On the Markets for Good blog, Kelly Brown, director of the D5 Coalition, argues that philanthropy can lean learn lessons from the business sector about the link between diversity and success.


Telling your nonprofit's story so it resonates with donors and other stakeholders is easier than you might think, Network for Good's Iris Sutcliffe writes, if you keep the five Cs in mind.

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Weekend Link Roundup (September 27-28, 2014)

September 28, 2014

Hk_protests_07011Our weekly roundup of noteworthy items from and about the nonprofit sector....


A new report from Jennifer Erickson and her colleagues at the Center for American Progress explores the "middle-class squeeze" -- the double-barreled phenomenon of stagnant income and rising costs that has eroded middle-class Americans' standard of living over the last decade or so.

Technology has been one of the factors behind stagnating middle class incomes. But in this Q&A with Eric Brynjolfsson, a professor of management science at MIT’s Sloan School of Management, Nobel laureate Robert Shiller and Jeremy Howard, a research scientist at the University of San Francisco, suggest that the exponential advance of machine learning will further exacerbate inequality and may lead to the end of paid employment for most of us.


It's pretty much become conventional wisdom: Education is the antidote to racial inequality. But an analysis of the Fed's recently released 2013 Survey of Consumer Finances by Demos' Matt Bruenig finds that "white families are much wealthier than black and Hispanic families at every education level....[and] that all white families, even those at the lowest education level, have a higher median wealth than all black and Hispanic families, even those at the highest education level."

Cassie Walker Burke, an assistant managing editor at Crain's Chicago Business, has a good, balanced piece in Politico Magazine about the "Kalamazoo Promise" -- an initiative conceived and funded by philanthropists in that Michigan city "to pay for college for any student who attended the Kalamazoo schools from kindergarten on and then attended a public college in Michigan.

"[M]any public school leaders work with counter-productive assumptions about the readiness, interest and even the basic capacity of regular people to understand the changes our systems need to keep up with the times," writes Nicholas Donohue, president/CEO of the Nellie Mae Education Foundation, on the Center for Effective Philanthropy blog. And that's a shame, Donohue adds, because direct community engagement just may be the key to advancing meaningful education reform.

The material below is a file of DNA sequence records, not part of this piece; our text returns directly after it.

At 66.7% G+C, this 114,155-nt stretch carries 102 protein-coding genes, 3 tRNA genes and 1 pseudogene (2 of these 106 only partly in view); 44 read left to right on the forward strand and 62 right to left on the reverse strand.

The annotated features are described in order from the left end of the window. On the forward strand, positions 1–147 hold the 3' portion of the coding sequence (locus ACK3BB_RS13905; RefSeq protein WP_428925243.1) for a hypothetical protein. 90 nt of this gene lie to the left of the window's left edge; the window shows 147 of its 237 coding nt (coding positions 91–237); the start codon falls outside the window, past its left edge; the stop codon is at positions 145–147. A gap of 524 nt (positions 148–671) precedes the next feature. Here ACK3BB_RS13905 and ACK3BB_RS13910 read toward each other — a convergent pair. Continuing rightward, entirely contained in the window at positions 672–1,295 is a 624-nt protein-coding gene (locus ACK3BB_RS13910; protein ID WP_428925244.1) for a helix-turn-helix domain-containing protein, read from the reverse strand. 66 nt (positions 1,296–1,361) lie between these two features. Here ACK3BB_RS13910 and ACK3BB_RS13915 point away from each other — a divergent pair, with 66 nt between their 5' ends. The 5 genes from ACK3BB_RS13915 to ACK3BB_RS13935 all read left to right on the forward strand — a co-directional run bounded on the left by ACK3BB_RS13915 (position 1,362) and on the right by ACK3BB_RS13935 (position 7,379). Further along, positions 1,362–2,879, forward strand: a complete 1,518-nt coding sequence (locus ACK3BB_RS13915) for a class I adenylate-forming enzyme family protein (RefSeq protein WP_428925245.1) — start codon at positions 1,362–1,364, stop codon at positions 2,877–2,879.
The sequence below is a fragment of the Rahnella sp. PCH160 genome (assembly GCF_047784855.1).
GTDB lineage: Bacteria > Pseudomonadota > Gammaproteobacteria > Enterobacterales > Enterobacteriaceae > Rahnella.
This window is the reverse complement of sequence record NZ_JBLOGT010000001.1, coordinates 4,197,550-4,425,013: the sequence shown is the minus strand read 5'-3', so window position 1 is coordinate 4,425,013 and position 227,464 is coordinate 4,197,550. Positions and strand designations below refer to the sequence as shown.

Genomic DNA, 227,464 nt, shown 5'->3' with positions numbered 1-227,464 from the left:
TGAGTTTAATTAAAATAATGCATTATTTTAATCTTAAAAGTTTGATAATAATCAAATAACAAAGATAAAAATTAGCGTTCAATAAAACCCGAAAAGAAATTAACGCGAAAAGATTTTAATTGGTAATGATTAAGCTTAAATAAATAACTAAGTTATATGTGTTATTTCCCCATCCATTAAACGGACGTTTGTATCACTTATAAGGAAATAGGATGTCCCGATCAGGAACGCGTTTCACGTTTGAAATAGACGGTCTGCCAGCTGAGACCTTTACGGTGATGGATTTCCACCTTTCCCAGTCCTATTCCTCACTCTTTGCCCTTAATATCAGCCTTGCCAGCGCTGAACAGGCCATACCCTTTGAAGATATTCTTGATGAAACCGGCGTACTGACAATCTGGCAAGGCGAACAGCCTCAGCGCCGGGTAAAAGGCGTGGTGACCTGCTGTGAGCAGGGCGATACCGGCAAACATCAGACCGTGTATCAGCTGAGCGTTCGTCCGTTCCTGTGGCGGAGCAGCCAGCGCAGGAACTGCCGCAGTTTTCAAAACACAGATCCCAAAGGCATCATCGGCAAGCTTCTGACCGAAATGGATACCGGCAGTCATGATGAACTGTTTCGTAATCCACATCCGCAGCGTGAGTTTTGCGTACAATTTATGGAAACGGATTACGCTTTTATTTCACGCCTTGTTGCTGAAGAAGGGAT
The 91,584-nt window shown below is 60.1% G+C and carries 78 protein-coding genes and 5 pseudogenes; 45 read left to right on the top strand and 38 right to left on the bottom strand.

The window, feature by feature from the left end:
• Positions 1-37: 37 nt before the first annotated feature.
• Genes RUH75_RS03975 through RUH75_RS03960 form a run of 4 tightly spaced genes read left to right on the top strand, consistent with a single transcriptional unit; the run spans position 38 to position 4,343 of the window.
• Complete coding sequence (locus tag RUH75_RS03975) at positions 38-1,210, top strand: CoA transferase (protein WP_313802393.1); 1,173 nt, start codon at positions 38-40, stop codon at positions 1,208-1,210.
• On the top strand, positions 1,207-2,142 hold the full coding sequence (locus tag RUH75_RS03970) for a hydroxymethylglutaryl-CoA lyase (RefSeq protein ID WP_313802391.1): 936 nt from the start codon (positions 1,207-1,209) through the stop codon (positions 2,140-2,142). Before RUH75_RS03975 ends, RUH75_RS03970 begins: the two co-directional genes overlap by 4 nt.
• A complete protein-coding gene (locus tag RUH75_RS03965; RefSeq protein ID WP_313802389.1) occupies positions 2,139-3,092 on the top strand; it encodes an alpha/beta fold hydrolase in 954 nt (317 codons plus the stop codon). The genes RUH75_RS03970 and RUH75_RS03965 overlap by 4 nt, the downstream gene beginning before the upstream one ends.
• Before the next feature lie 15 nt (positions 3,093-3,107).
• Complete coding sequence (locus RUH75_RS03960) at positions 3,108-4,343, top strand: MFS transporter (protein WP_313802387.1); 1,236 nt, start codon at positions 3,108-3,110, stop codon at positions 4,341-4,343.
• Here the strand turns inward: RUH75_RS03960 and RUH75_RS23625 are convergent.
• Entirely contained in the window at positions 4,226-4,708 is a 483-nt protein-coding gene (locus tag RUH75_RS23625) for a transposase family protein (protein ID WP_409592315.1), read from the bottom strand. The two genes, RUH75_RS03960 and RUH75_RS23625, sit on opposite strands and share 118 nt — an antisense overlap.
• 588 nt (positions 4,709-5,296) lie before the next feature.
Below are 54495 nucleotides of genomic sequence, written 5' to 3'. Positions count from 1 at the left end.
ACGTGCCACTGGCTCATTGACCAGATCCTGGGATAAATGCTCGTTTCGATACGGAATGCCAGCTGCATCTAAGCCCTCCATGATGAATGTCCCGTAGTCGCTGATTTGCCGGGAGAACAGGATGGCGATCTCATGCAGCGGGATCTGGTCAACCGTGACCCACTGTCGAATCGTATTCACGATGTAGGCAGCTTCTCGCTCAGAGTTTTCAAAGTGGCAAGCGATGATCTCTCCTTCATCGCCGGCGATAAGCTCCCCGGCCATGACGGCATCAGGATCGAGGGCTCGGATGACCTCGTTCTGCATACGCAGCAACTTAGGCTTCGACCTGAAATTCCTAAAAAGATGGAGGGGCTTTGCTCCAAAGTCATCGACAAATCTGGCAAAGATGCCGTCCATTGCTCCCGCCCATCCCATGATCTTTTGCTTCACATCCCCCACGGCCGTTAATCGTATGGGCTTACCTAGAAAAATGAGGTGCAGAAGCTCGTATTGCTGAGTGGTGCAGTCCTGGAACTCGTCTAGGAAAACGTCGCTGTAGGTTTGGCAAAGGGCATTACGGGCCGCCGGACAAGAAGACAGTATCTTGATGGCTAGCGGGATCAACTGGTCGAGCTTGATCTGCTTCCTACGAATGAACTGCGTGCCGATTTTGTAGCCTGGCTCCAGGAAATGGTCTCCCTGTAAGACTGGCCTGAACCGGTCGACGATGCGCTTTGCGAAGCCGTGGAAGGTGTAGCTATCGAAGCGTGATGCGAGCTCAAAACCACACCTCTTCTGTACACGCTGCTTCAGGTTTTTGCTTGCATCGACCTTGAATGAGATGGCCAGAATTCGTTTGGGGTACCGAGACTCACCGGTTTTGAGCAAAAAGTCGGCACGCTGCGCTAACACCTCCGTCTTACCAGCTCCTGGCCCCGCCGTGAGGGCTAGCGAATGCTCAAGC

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Trust and Corruption

March 03, 2014

(Mark Rosenman is emeritus professor at Union Institute & University and a frequent contributor to PhilanTopic. He lives in Washington, D.C., from where he drew many of the examples of the national problems cited below.)

Rosenman_headshotSelf-serving and dishonest actions in both the public and private sectors are severely testing the trust and confidence of Americans. That's a problem for government, for courts and the criminal justice system, for corporations and business leaders, and, yes, for the nonprofit sector.

It's a much more significant problem, however, for the larger society. Are we destined to slide further toward the pernicious levels of corruption so prevalent in other parts of the world? Can the already strained fabric of American society hold as growing numbers of public, private, and charity officials scramble to profit, legally and otherwise, from their positions? What happens when the fundamental American belief in fairness is undermined by declining confidence in the institutions we all rely on?